Townie on larney 4 x 4s

What is the point of owning a Hummer unless you’re trying to impress upon the world that you’ve got oodles of boodle? Or is it because you get a Harley Davidson thrown in with your purchase?
Issue date: 13 February 2009

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What is the point of owning a Hummer unless you’re trying to impress upon the world that you’ve got oodles of boodle? Or is it because you get a Harley Davidson thrown in with your purchase? Hey, look at me, I’ve got a Hummer and a Harley! It’s all about image.
The same goes for all those other larney, pavement-climbing people carriers, except that you don’t get the Harley too!
And try getting your Hummer, Bee-M, Merc, Porche or Disco off-road serviced in my neck of the woods! Which is why we stick to bakkies made in Japan. Because when you open the bonnet, you can actually see the engine and the other bits that make it go and your local mechanic can recognise everything.
We had a Jozi visitor over Christmas who arrived in his Disco Land Rover, and was determined to coat it in real off-road mud for the very first time. We drove up the mountain track, stopping for sundowners and to admire the view. But afterwards the vehicle wouldn’t start! “Loose battery connection,” I volunteered. We opened up the bonnet to inspect. Well, the battery was the only bit I recognised and the fault wasn’t there. The lights worked, the hooter worked, the electric windows worked, but the starter motor just went click when you turned the key in the ignition.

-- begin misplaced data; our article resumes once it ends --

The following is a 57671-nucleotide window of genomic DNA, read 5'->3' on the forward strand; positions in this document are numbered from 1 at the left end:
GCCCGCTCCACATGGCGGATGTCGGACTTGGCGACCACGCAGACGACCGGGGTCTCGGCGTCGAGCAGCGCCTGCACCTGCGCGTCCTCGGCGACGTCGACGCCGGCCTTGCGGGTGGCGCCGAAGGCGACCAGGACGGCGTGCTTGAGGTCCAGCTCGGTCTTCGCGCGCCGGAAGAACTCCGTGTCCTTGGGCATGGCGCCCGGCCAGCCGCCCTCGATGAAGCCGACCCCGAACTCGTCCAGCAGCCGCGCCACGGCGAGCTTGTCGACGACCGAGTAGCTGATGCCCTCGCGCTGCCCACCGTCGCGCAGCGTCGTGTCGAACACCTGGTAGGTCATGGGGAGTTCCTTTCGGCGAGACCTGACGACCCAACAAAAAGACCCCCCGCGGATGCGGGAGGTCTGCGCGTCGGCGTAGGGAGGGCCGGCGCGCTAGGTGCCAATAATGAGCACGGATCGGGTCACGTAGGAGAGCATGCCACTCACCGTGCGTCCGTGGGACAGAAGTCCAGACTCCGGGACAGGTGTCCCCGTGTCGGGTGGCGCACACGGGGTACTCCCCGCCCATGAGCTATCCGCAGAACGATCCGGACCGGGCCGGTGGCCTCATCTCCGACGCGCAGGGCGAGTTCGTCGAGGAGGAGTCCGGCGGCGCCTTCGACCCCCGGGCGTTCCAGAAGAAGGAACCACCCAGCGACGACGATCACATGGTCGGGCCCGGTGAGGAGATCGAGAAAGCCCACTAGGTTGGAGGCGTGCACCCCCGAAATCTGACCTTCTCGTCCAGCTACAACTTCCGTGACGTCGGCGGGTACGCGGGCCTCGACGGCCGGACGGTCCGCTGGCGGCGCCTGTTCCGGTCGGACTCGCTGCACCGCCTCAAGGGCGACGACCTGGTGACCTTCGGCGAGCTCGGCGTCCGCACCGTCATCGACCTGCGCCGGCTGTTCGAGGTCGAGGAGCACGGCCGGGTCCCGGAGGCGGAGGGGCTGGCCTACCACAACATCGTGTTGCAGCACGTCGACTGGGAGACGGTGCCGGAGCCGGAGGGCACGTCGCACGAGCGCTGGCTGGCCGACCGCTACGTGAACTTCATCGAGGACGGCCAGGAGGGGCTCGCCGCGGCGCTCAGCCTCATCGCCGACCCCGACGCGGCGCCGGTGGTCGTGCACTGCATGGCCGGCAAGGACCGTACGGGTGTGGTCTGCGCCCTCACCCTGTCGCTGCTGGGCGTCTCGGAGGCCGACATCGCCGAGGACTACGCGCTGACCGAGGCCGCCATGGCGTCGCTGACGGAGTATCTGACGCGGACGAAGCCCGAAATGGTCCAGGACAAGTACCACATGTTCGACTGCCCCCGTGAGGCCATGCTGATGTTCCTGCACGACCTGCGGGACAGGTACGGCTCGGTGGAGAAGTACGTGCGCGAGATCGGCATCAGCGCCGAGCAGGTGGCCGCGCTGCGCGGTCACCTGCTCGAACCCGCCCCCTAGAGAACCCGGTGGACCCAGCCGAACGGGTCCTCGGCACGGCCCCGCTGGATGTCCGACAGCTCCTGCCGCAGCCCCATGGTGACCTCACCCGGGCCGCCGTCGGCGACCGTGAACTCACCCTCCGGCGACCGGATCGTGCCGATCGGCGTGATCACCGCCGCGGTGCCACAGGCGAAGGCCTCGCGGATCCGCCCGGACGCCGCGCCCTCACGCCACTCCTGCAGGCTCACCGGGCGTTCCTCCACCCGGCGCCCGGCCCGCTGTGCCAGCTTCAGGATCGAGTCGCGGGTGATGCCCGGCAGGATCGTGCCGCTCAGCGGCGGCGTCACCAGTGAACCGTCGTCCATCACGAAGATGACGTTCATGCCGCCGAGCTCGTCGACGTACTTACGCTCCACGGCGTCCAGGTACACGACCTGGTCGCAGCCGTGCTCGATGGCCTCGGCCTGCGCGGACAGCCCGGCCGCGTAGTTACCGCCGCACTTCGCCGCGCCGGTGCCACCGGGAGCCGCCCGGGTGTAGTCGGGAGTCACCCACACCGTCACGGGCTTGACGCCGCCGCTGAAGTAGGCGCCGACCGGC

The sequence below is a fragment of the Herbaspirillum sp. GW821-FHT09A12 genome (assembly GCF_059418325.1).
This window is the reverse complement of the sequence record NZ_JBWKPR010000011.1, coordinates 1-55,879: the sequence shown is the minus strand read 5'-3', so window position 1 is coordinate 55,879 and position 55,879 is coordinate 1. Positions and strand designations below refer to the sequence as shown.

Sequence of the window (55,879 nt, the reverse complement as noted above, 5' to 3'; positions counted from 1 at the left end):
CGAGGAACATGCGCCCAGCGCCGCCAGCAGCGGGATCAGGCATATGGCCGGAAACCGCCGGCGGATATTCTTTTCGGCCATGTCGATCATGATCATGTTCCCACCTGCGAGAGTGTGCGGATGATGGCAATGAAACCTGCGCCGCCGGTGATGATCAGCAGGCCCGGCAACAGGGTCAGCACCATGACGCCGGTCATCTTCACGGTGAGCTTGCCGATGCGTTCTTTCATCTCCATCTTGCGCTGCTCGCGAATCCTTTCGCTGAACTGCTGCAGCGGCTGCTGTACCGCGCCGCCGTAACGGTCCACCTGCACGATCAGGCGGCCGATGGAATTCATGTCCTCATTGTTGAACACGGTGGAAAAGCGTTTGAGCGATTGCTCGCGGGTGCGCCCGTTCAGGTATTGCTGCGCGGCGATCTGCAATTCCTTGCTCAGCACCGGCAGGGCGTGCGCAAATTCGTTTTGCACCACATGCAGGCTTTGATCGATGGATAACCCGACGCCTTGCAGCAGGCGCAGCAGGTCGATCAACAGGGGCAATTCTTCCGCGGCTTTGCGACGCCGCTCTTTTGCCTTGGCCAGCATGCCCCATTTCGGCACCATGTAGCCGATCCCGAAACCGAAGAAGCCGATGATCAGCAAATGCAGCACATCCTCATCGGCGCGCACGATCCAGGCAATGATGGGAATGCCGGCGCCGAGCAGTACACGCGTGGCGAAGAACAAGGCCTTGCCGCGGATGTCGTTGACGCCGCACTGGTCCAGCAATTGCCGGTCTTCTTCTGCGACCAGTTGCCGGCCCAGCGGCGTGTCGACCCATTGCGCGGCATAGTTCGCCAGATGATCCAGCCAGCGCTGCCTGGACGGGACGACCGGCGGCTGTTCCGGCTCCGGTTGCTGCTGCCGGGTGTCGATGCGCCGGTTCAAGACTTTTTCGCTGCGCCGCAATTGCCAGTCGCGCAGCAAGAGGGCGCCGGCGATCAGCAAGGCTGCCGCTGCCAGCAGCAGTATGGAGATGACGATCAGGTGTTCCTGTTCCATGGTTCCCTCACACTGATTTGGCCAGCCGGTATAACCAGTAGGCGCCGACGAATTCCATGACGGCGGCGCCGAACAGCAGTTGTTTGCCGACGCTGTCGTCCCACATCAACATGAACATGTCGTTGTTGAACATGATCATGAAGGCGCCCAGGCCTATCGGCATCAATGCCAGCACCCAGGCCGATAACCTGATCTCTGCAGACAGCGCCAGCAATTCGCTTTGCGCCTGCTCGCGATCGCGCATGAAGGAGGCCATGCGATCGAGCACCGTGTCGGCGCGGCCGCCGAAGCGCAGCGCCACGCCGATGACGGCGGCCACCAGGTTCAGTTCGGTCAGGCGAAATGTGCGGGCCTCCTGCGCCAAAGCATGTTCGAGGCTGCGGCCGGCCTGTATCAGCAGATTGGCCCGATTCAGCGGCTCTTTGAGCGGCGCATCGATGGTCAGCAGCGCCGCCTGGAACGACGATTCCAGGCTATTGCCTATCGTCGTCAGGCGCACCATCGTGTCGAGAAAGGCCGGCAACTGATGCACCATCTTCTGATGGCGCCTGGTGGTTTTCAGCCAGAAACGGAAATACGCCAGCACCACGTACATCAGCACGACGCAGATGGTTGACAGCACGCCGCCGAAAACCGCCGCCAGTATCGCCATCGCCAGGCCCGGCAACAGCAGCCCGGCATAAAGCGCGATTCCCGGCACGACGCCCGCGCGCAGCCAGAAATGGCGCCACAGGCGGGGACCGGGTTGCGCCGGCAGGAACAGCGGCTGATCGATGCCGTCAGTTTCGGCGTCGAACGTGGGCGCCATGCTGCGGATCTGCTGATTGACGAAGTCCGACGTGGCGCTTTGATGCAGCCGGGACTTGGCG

Perhaps the loose connection was in the starter motor, but where in Hades was the bloody thing? Probably hidden somewhere in the jam-packed engine compartment, behind plastic covers and hoses that a master mechanic would be hard-pressed to identify. We abandoned the vehicle and started to walk the 5km down the track in the dark, with my friend wondering where we’d find a Disco service technician (they don’t call them mechanics anymore) on Christmas eve.
On our way down, it dawned on my friend that the satellite alarm system could have been disconnected by the company who’d fitted it in Johannesburg. Luckily he had his cellphone on him – city types don’t leave home without them! On explaining his predicament and supplying his identification code, the alarm company explained they’d disabled his vehicle because it was far from a national road and up a mountain somewhere and therefore suspected stolen. They’d reconnect it immediately. So back up the mountain track we went.
“Now you know, Townie, why I’d never part with my old Isuzu bakkie,” Jan said. “No one would want to steal it as it wouldn’t be good for their image, but it’ll go anywhere a Hummer can go!” – Derek Christopher     |fw